Hexabromocyclododecane (HBCD) stereoisomers may exhibit substantial differences in physicochemical, biological, and toxicological properties. However, there remains a lack of knowledge about stereoisomer-specific toxicity, metabolism, and environmental fate of HBCD. In this study, the biotransformation of (±)α-, (±)β-, and (±)γ-HBCD contained in technical HBCD by a mixed culture containing the organohalide-respiring bacterium Dehalococcoides mccartyi strain 195 was investigated. Results showed that the mixed culture was able to efficiently biotransform the technical HBCD mixture, with 75% of the initial HBCD (∼12 μM) in the growth medium being removed within 42 days. Based on the metabolites analysis, HBCD might be sequentially debrominated via dibromo elimination reaction to form tetrabromocyclododecene, dibromocyclododecadiene, and 1,5,9-cyclododecatriene. The biotransformation of the technical HBCD was likely diastereoisomer-specific. The transformation rates of α-, β-, and γ-HBCD were in the following order: α-HBCD > β-HBCD > γ-HBCD. The enantiomer fractions of (±)α-, (±)β-, and (±)γ-HBCD were maintained at about 0.5 during the 28 days of incubation, indicating a lack of enantioselective biotransformation of these diastereoisomers. Additionally, the amendment of another halogenated substrate tetrachloroethene (PCE), which supports the growth of strain 195, had a negligible impact on the transformation patterns of HBCD diastereoisomers and enantiomers. This study provided new insights into the stereoisomer-specific transformation patterns of HBCD by anaerobic microbes and has important implications for microbial remediation of anoxic environments contaminated by HBCD using the mixed culture containing Dehalococcoides.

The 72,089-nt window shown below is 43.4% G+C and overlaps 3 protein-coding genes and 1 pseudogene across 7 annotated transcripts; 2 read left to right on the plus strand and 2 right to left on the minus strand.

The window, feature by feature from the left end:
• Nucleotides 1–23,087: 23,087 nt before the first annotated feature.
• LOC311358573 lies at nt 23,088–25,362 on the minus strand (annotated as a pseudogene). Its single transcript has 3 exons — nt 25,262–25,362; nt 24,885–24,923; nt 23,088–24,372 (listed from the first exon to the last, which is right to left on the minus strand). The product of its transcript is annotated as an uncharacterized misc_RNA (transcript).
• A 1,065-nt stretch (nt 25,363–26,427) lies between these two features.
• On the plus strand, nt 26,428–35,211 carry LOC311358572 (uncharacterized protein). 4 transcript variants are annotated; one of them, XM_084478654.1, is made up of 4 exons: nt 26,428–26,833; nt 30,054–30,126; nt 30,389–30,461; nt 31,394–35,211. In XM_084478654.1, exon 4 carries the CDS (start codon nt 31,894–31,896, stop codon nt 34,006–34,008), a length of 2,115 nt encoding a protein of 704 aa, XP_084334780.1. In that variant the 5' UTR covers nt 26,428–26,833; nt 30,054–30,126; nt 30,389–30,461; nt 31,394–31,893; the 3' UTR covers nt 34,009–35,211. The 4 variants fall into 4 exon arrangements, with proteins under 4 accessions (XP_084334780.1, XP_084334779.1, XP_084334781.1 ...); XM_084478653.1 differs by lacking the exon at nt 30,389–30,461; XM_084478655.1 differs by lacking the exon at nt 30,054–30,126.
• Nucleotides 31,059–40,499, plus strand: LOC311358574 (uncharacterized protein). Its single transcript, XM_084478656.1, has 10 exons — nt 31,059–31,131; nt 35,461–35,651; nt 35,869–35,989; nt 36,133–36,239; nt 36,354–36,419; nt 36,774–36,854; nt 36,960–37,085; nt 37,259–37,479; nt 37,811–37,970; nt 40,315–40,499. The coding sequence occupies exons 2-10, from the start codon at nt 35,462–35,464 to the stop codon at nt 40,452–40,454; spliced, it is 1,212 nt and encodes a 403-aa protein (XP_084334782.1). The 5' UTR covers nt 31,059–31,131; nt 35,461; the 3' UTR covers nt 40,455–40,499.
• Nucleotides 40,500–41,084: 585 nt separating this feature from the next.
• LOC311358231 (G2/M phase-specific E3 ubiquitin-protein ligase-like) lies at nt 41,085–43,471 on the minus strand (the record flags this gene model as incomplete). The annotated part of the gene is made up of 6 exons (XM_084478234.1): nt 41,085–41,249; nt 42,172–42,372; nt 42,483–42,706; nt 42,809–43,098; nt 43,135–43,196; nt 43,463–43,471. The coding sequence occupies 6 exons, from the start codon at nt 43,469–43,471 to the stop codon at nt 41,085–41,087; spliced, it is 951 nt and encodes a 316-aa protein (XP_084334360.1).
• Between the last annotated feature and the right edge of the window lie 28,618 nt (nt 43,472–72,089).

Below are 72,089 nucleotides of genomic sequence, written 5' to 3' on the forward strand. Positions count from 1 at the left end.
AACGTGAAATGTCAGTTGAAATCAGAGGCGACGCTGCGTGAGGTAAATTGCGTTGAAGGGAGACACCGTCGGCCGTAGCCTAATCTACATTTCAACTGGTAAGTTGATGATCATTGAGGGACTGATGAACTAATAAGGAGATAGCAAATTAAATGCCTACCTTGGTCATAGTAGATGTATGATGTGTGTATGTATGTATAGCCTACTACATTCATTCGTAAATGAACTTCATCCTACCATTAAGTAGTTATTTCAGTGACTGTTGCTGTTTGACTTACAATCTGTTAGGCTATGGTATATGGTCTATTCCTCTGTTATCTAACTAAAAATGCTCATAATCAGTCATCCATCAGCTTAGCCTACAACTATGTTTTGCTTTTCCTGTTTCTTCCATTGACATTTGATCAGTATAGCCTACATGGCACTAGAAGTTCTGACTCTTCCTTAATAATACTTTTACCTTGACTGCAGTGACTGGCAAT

All Science Journal Classification (ASJC) codes
- Microbiology (medical)
- anaerobic degradation